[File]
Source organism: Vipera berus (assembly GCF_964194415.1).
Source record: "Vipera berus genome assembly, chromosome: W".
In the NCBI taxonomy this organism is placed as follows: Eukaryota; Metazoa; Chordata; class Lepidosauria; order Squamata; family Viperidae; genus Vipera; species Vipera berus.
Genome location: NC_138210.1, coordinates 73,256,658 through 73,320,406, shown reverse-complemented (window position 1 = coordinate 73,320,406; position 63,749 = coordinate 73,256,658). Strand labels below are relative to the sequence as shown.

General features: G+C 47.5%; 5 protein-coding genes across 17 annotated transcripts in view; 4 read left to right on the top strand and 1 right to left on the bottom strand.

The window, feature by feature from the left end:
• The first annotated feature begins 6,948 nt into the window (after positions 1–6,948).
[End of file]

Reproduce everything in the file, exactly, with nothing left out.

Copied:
Source organism: Vipera berus (assembly GCF_964194415.1).
Source record: "Vipera berus genome assembly, chromosome: W".
In the NCBI taxonomy this organism is placed as follows: Eukaryota; Metazoa; Chordata; class Lepidosauria; order Squamata; family Viperidae; genus Vipera; species Vipera berus.
Genome location: NC_138210.1, coordinates 73,256,658 through 73,320,406, shown reverse-complemented (window position 1 = coordinate 73,320,406; position 63,749 = coordinate 73,256,658). Strand labels below are relative to the sequence as shown.

General features: G+C 47.5%; 5 protein-coding genes across 17 annotated transcripts in view; 4 read left to right on the top strand and 1 right to left on the bottom strand.

The window, feature by feature from the left end:
• The first annotated feature begins 6,948 nt into the window (after positions 1–6,948).